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From Leaf To Cup: International Tea Day

There's something satisfying about starting the day with a warm mug of tea - but did you know your cup is steeped in a history beginning over 4,000 years ago?

According to legend, tea was discovered in China by Emperor Shen Nung when a few leaves from the tree above blew into his boiling water, creating the first ever cup of tea. This delightful accident has led to a tradition that spans across the globe.

Every year on May 21st, tea-lovers around the world celebrate International Tea Day. The day is dedicated to acknowledging the efforts of the countries and people who make tea what it is - from the lush fields of India to the mountainous terrains of Sri Lanka.

The essence of International Tea Day is about supporting sustainable production and practices. Small tea growers, often from developing countries, strive to earn a living wage despite the challenges of the world market. International Tea Day aims to combat poverty and improve the quality of life among tea farming communities.

Tea is actually the second-most consumed beverage in the world, after water. Across the world, over two billion cups of tea are consumed every day, with 160 million of those cuppas coming from the UK alone! When you look at those numbers, it’s easy to support fair trade and practices by making sure you choose ethically-sourced tea.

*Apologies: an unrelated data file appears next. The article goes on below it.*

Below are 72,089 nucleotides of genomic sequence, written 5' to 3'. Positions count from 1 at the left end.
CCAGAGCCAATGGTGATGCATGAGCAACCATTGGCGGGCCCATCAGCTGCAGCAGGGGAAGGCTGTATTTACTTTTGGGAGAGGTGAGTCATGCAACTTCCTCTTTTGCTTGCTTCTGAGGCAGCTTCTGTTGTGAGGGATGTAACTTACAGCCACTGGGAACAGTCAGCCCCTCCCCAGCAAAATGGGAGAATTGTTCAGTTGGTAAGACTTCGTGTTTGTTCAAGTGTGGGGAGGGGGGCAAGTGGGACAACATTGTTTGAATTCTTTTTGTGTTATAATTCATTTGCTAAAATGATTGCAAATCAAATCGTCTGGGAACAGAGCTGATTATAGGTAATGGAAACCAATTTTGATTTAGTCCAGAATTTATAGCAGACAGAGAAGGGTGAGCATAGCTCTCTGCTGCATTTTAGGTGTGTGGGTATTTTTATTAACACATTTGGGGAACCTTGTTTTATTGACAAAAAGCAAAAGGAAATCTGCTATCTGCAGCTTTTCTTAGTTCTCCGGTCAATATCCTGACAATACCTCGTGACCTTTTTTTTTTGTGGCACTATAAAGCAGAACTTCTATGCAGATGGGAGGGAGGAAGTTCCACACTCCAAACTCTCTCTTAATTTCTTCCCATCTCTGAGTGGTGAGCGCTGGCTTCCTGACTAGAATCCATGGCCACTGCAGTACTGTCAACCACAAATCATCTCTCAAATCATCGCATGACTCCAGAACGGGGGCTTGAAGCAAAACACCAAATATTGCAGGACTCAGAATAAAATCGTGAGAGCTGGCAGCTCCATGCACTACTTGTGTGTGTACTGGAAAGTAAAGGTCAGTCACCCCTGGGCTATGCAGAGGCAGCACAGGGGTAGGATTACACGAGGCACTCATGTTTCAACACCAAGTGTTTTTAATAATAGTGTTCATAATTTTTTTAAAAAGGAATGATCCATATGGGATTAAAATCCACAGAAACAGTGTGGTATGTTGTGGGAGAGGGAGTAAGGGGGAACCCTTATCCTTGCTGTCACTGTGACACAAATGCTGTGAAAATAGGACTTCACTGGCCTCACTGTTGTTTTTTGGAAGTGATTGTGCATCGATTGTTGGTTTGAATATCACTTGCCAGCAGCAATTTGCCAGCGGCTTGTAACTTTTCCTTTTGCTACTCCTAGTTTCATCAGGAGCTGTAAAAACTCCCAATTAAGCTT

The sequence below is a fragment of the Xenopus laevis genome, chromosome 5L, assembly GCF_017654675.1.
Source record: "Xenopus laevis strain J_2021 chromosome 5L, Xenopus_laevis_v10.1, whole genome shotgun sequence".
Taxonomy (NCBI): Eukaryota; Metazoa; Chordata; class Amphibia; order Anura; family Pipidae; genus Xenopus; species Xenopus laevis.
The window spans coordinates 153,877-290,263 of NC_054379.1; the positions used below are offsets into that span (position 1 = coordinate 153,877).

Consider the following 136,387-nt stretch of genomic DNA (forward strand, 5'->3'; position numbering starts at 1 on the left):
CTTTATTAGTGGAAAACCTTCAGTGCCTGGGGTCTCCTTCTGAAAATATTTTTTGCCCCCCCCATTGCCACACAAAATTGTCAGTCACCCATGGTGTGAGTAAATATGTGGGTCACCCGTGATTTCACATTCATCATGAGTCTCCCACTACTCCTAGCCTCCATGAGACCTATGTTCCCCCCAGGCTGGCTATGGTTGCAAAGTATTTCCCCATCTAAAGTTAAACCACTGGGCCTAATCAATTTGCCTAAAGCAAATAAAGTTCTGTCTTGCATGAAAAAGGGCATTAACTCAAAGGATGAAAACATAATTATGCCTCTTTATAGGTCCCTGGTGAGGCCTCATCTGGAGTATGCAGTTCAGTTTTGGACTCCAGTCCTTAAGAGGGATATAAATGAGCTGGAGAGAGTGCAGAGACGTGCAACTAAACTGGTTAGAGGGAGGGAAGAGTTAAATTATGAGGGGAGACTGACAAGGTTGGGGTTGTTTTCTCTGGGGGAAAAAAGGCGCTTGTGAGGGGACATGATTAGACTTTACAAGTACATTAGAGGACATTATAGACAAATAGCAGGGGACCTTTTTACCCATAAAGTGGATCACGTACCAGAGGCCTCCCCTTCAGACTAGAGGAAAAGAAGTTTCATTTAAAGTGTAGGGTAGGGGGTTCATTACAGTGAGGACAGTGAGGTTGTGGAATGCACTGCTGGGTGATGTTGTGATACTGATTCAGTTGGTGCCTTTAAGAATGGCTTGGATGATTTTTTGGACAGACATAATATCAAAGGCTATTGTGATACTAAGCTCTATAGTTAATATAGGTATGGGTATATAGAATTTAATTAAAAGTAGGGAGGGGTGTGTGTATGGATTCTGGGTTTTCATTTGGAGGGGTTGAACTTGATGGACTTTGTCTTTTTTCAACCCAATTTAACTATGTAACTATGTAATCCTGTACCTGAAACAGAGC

Tea-riffic Facts

British astronaut Tim Peake took a special ‘space cup’ with him when he went aboard the International Space Station. It was designed to keep the liquid in the cup so that he could brew tea in zero gravity, rather than sucking his brew from a bag!

One of the most expensive teas in the world is a type of oolong tea from China. The crop is nearly extinct, exceedingly valuable, and only produces 400g of tea a year. Although the harvest is reserved for high-ranking officials in China, if it were sold on the open market you’d be looking at about £1,000 per gram.

Here in the UK, we favour an English Breakfast tea, served hot with milk and sugar as preferred. But across the world, this differs massively:

  • In China, green tea is the favourite, served hot
  • India prefers masala chai, which is a hot, spiced tea with milk
  • Japan is known for matcha, a finely ground green tea, enjoyed both hot and cold
  • The United States drinks sweet, iced tea, especially in the Southern states
  • South Africa enjoys rooibos, which is a red, naturally decaffeinated tea, both hot and iced
  • Yerba mate is popular in Argentina, traditionally drunk from a gourd with a metal straw, again hot or cold
  • Turkey prefers hot, black Turkish tea in a small glass
  • Bubble tea (a cold milk tea with tapioca pearls) originates from Taiwan, but has become increasingly popular worldwide in recent years

International Tea Day is not just about enjoying a cup of tea; it's about recognising and respecting the journey from leaf to cup - a journey that involves the hard work of millions and the joy of billions. Let's sip to that!

21st May 2024